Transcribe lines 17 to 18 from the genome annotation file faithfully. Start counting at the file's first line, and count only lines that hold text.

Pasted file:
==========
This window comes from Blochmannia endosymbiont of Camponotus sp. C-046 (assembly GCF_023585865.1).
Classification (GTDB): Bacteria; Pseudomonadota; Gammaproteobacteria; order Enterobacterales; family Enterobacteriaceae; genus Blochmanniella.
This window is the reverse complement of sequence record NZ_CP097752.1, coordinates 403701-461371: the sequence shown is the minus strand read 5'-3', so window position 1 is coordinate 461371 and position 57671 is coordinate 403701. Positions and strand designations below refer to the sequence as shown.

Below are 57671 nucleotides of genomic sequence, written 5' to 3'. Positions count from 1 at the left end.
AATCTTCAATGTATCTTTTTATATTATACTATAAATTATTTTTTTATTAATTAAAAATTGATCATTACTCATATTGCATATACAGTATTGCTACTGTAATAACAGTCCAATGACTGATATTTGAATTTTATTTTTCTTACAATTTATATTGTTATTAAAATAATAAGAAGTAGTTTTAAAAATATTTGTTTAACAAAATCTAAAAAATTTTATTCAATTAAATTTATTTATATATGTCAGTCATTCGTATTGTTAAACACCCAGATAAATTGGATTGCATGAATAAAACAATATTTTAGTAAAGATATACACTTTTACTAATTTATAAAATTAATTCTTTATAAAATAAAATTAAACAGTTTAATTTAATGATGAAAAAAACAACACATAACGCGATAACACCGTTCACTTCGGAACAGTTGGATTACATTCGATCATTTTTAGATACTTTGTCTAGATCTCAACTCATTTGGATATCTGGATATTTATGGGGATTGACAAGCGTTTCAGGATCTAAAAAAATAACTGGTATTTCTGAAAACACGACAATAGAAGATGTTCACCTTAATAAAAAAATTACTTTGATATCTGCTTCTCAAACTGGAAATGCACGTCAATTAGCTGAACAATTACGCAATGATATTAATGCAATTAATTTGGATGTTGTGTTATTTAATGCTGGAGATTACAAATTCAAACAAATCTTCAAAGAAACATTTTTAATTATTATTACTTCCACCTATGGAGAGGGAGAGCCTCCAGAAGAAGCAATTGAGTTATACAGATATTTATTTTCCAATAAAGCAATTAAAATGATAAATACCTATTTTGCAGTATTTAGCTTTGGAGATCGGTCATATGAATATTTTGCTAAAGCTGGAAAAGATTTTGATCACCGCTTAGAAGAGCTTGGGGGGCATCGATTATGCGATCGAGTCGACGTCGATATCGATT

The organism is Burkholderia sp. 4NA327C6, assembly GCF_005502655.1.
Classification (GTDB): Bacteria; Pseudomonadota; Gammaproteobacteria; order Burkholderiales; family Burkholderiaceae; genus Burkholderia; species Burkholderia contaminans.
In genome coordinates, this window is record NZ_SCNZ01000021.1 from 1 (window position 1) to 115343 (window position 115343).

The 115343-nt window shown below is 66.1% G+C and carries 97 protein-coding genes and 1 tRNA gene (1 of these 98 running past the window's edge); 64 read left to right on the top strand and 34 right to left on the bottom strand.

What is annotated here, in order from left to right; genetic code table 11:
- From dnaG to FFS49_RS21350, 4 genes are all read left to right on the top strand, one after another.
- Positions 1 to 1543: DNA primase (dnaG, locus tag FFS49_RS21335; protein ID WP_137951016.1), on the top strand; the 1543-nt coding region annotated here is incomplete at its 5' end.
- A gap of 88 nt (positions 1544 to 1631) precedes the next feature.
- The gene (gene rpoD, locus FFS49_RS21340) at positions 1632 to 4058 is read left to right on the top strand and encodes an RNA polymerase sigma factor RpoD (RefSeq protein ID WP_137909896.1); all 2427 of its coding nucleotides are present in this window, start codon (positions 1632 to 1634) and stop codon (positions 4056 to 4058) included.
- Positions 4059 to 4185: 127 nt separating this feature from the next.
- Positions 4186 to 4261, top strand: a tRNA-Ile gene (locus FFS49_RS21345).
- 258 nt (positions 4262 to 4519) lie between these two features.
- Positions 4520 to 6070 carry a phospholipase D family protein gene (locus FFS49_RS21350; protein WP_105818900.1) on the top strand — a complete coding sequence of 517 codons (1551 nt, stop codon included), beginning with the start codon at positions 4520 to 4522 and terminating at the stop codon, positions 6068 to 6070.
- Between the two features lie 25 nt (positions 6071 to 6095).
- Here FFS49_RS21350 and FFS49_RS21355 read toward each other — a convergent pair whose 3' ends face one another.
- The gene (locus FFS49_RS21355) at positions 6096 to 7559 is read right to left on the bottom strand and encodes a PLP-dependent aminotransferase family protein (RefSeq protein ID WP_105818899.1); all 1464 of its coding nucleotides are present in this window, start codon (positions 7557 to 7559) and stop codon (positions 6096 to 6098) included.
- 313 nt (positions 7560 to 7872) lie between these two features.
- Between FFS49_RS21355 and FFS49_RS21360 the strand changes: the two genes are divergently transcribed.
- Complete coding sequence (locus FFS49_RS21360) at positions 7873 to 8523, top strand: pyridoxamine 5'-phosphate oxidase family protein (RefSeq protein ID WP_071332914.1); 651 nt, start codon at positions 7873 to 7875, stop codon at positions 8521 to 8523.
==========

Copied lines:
- 258 nt (positions 4262 to 4519) lie between these two features.
- Positions 4520 to 6070 carry a phospholipase D family protein gene (locus FFS49_RS21350; protein WP_105818900.1) on the top strand — a complete coding sequence of 517 codons (1551 nt, stop codon included), beginning with the start codon at positions 4520 to 4522 and terminating at the stop codon, positions 6068 to 6070.